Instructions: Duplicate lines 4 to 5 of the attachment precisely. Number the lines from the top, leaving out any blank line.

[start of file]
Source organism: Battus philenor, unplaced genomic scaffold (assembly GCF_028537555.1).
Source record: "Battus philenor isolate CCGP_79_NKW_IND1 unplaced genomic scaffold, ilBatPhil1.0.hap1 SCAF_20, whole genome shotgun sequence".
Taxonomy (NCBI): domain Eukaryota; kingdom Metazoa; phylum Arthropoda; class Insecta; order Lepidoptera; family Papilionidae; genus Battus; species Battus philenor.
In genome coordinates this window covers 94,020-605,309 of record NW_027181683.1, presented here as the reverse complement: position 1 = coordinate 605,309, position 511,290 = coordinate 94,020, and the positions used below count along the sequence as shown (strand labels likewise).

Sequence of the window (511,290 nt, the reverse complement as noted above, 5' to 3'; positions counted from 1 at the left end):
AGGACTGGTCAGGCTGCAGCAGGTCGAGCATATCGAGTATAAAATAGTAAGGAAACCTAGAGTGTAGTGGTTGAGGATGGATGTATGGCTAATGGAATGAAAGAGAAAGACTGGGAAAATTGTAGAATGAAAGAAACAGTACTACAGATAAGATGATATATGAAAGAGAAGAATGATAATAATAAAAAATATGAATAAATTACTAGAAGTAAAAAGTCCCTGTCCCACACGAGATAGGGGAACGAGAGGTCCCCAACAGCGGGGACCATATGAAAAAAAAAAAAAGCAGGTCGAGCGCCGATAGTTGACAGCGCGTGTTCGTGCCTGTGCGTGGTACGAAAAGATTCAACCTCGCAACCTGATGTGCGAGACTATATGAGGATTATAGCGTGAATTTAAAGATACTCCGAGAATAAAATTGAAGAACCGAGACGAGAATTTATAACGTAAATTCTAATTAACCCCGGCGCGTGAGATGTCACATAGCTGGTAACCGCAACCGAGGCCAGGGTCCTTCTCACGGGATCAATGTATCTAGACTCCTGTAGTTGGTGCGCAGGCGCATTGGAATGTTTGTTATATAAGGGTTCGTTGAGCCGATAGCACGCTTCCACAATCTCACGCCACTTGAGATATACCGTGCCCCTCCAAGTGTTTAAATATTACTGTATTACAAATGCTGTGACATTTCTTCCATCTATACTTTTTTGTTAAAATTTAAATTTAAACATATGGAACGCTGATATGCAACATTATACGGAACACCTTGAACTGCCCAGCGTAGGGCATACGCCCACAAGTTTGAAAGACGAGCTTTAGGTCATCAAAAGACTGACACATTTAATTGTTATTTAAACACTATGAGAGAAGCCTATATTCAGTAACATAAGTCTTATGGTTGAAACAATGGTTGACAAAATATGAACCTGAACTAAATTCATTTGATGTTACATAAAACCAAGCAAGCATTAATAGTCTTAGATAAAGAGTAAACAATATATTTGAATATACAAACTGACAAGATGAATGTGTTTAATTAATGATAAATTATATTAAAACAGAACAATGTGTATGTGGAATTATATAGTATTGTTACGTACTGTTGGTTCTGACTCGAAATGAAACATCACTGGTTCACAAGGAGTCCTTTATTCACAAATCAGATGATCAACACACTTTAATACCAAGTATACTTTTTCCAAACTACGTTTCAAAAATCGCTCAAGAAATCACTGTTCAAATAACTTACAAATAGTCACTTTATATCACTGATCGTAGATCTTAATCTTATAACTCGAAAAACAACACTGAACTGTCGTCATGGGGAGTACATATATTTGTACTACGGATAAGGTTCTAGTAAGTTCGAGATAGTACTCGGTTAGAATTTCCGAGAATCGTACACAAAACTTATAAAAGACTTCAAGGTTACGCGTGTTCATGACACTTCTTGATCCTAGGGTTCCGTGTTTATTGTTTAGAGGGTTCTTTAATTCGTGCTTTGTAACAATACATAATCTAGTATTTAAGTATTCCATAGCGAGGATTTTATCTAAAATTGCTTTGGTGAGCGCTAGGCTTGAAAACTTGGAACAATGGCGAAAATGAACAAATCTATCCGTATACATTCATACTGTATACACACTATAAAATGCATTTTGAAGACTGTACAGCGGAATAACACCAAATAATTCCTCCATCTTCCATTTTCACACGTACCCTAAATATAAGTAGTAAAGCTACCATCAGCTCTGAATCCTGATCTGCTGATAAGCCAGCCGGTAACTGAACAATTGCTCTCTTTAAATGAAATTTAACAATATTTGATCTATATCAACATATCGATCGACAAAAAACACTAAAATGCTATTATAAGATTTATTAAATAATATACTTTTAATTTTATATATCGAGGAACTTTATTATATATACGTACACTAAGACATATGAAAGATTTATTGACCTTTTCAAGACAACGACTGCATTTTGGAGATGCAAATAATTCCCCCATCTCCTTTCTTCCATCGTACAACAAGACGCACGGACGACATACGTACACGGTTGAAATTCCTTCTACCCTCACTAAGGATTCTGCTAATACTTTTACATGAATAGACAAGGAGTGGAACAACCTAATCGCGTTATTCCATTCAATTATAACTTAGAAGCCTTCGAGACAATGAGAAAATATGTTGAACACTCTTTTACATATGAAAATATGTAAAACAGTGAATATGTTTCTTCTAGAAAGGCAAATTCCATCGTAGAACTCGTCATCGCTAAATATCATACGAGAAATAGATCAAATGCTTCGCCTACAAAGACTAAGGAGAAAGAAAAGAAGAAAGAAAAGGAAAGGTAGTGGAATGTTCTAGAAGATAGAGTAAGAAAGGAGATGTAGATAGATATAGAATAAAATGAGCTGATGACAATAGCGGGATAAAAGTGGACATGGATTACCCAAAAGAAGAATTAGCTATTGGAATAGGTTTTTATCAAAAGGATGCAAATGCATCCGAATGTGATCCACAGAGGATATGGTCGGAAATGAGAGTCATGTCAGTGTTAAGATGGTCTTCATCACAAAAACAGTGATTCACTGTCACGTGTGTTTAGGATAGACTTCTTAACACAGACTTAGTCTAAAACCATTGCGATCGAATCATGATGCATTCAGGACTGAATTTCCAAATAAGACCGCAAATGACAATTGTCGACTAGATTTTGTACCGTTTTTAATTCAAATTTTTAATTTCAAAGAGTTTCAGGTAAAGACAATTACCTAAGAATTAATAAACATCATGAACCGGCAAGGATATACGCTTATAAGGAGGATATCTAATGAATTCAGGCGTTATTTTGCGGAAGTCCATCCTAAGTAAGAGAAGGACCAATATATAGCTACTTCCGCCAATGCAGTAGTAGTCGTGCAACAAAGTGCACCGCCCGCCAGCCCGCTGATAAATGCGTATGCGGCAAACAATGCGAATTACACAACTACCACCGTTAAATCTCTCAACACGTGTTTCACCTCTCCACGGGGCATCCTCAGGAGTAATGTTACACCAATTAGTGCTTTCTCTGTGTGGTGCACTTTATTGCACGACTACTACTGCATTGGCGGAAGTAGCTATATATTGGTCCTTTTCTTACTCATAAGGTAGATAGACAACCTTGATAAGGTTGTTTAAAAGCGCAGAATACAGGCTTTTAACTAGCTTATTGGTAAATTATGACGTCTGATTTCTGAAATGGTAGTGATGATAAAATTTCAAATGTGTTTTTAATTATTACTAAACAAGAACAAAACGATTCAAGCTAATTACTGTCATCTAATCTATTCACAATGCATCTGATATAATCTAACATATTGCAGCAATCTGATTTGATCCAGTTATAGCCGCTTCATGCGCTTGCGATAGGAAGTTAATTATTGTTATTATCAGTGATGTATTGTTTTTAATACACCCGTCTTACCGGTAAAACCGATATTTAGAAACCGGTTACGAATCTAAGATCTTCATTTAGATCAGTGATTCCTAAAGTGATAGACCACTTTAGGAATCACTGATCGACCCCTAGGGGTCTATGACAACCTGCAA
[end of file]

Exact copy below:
In genome coordinates this window covers 94,020-605,309 of record NW_027181683.1, presented here as the reverse complement: position 1 = coordinate 605,309, position 511,290 = coordinate 94,020, and the positions used below count along the sequence as shown (strand labels likewise).

Sequence of the window (511,290 nt, the reverse complement as noted above, 5' to 3'; positions counted from 1 at the left end):